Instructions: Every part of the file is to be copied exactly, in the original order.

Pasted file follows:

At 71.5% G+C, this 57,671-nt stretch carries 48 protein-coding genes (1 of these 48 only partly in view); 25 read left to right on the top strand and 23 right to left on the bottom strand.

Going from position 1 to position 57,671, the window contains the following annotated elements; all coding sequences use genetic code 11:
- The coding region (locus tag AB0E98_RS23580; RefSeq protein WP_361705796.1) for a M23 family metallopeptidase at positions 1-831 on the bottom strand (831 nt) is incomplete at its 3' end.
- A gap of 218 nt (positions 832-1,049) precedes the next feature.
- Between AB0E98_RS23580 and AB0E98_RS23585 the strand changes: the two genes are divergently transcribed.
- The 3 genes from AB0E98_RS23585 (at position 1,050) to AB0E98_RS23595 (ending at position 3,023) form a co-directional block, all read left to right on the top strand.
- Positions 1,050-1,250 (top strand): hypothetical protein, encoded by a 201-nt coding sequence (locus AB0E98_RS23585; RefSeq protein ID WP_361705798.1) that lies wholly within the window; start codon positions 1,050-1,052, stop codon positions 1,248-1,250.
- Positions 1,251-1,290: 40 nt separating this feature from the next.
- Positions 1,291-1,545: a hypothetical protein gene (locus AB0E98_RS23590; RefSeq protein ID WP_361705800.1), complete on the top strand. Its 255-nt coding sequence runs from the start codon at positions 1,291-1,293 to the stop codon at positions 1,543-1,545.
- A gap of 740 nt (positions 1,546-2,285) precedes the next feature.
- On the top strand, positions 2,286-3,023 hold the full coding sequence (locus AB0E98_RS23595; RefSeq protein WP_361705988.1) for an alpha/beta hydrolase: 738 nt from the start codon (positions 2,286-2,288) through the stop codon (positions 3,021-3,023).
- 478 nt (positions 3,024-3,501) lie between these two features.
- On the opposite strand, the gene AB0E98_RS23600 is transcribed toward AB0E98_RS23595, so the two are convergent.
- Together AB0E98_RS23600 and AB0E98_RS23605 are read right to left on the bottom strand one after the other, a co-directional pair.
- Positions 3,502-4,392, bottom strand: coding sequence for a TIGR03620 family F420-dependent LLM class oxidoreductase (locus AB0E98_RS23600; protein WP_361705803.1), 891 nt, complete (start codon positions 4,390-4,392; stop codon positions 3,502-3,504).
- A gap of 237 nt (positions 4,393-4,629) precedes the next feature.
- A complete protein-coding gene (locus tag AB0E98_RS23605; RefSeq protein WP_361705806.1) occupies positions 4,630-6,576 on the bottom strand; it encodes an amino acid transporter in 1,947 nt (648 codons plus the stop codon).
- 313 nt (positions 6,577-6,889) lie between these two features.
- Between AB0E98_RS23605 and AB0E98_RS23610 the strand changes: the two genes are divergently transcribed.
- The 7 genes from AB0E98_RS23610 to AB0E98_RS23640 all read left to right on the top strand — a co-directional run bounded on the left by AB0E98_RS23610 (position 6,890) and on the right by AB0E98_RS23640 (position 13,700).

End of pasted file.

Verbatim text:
At 71.5% G+C, this 57,671-nt stretch carries 48 protein-coding genes (1 of these 48 only partly in view); 25 read left to right on the top strand and 23 right to left on the bottom strand.

Going from position 1 to position 57,671, the window contains the following annotated elements; all coding sequences use genetic code 11:
- The coding region (locus tag AB0E98_RS23580; RefSeq protein WP_361705796.1) for a M23 family metallopeptidase at positions 1-831 on the bottom strand (831 nt) is incomplete at its 3' end.
- A gap of 218 nt (positions 832-1,049) precedes the next feature.
- Between AB0E98_RS23580 and AB0E98_RS23585 the strand changes: the two genes are divergently transcribed.
- The 3 genes from AB0E98_RS23585 (at position 1,050) to AB0E98_RS23595 (ending at position 3,023) form a co-directional block, all read left to right on the top strand.
- Positions 1,050-1,250 (top strand): hypothetical protein, encoded by a 201-nt coding sequence (locus AB0E98_RS23585; RefSeq protein ID WP_361705798.1) that lies wholly within the window; start codon positions 1,050-1,052, stop codon positions 1,248-1,250.
- Positions 1,251-1,290: 40 nt separating this feature from the next.
- Positions 1,291-1,545: a hypothetical protein gene (locus AB0E98_RS23590; RefSeq protein ID WP_361705800.1), complete on the top strand. Its 255-nt coding sequence runs from the start codon at positions 1,291-1,293 to the stop codon at positions 1,543-1,545.
- A gap of 740 nt (positions 1,546-2,285) precedes the next feature.
- On the top strand, positions 2,286-3,023 hold the full coding sequence (locus AB0E98_RS23595; RefSeq protein WP_361705988.1) for an alpha/beta hydrolase: 738 nt from the start codon (positions 2,286-2,288) through the stop codon (positions 3,021-3,023).
- 478 nt (positions 3,024-3,501) lie between these two features.
- On the opposite strand, the gene AB0E98_RS23600 is transcribed toward AB0E98_RS23595, so the two are convergent.
- Together AB0E98_RS23600 and AB0E98_RS23605 are read right to left on the bottom strand one after the other, a co-directional pair.
- Positions 3,502-4,392, bottom strand: coding sequence for a TIGR03620 family F420-dependent LLM class oxidoreductase (locus AB0E98_RS23600; protein WP_361705803.1), 891 nt, complete (start codon positions 4,390-4,392; stop codon positions 3,502-3,504).
- A gap of 237 nt (positions 4,393-4,629) precedes the next feature.
- A complete protein-coding gene (locus tag AB0E98_RS23605; RefSeq protein WP_361705806.1) occupies positions 4,630-6,576 on the bottom strand; it encodes an amino acid transporter in 1,947 nt (648 codons plus the stop codon).
- 313 nt (positions 6,577-6,889) lie between these two features.
- Between AB0E98_RS23605 and AB0E98_RS23610 the strand changes: the two genes are divergently transcribed.
- The 7 genes from AB0E98_RS23610 to AB0E98_RS23640 all read left to right on the top strand — a co-directional run bounded on the left by AB0E98_RS23610 (position 6,890) and on the right by AB0E98_RS23640 (position 13,700).